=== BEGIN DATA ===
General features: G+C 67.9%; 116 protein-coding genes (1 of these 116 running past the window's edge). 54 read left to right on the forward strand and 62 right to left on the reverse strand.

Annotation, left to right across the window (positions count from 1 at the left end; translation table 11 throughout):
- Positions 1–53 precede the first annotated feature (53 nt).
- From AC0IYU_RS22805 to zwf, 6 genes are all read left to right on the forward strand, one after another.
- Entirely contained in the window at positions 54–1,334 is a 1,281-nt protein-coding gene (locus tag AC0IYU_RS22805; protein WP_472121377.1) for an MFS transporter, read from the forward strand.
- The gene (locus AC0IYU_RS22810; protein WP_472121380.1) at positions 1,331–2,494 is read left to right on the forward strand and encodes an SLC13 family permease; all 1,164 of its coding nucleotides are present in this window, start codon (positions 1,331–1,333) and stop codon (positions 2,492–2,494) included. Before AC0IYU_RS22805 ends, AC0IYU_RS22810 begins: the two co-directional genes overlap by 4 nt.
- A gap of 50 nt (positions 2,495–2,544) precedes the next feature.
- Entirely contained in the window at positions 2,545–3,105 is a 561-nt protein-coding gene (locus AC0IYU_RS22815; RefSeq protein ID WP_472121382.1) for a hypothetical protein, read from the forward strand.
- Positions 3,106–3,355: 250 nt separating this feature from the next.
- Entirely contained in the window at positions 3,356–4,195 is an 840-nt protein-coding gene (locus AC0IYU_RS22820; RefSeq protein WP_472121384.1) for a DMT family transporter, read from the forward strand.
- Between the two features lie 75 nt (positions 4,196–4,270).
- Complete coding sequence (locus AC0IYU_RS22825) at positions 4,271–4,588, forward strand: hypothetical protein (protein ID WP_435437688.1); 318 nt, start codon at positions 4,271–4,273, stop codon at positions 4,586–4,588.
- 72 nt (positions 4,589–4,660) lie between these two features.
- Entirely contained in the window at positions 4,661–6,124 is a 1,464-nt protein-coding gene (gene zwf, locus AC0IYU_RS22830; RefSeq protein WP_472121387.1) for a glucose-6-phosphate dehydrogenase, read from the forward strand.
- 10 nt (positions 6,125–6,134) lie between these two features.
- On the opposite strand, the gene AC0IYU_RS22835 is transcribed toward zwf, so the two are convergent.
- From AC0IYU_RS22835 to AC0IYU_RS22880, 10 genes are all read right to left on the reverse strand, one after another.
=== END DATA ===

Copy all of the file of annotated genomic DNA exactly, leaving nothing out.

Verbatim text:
General features: G+C 67.9%; 116 protein-coding genes (1 of these 116 running past the window's edge). 54 read left to right on the forward strand and 62 right to left on the reverse strand.

Annotation, left to right across the window (positions count from 1 at the left end; translation table 11 throughout):
- Positions 1–53 precede the first annotated feature (53 nt).
- From AC0IYU_RS22805 to zwf, 6 genes are all read left to right on the forward strand, one after another.
- Entirely contained in the window at positions 54–1,334 is a 1,281-nt protein-coding gene (locus tag AC0IYU_RS22805; protein WP_472121377.1) for an MFS transporter, read from the forward strand.
- The gene (locus AC0IYU_RS22810; protein WP_472121380.1) at positions 1,331–2,494 is read left to right on the forward strand and encodes an SLC13 family permease; all 1,164 of its coding nucleotides are present in this window, start codon (positions 1,331–1,333) and stop codon (positions 2,492–2,494) included. Before AC0IYU_RS22805 ends, AC0IYU_RS22810 begins: the two co-directional genes overlap by 4 nt.
- A gap of 50 nt (positions 2,495–2,544) precedes the next feature.
- Entirely contained in the window at positions 2,545–3,105 is a 561-nt protein-coding gene (locus AC0IYU_RS22815; RefSeq protein ID WP_472121382.1) for a hypothetical protein, read from the forward strand.
- Positions 3,106–3,355: 250 nt separating this feature from the next.
- Entirely contained in the window at positions 3,356–4,195 is an 840-nt protein-coding gene (locus AC0IYU_RS22820; RefSeq protein WP_472121384.1) for a DMT family transporter, read from the forward strand.
- Between the two features lie 75 nt (positions 4,196–4,270).
- Complete coding sequence (locus AC0IYU_RS22825) at positions 4,271–4,588, forward strand: hypothetical protein (protein ID WP_435437688.1); 318 nt, start codon at positions 4,271–4,273, stop codon at positions 4,586–4,588.
- 72 nt (positions 4,589–4,660) lie between these two features.
- Entirely contained in the window at positions 4,661–6,124 is a 1,464-nt protein-coding gene (gene zwf, locus AC0IYU_RS22830; RefSeq protein WP_472121387.1) for a glucose-6-phosphate dehydrogenase, read from the forward strand.
- 10 nt (positions 6,125–6,134) lie between these two features.
- On the opposite strand, the gene AC0IYU_RS22835 is transcribed toward zwf, so the two are convergent.
- From AC0IYU_RS22835 to AC0IYU_RS22880, 10 genes are all read right to left on the reverse strand, one after another.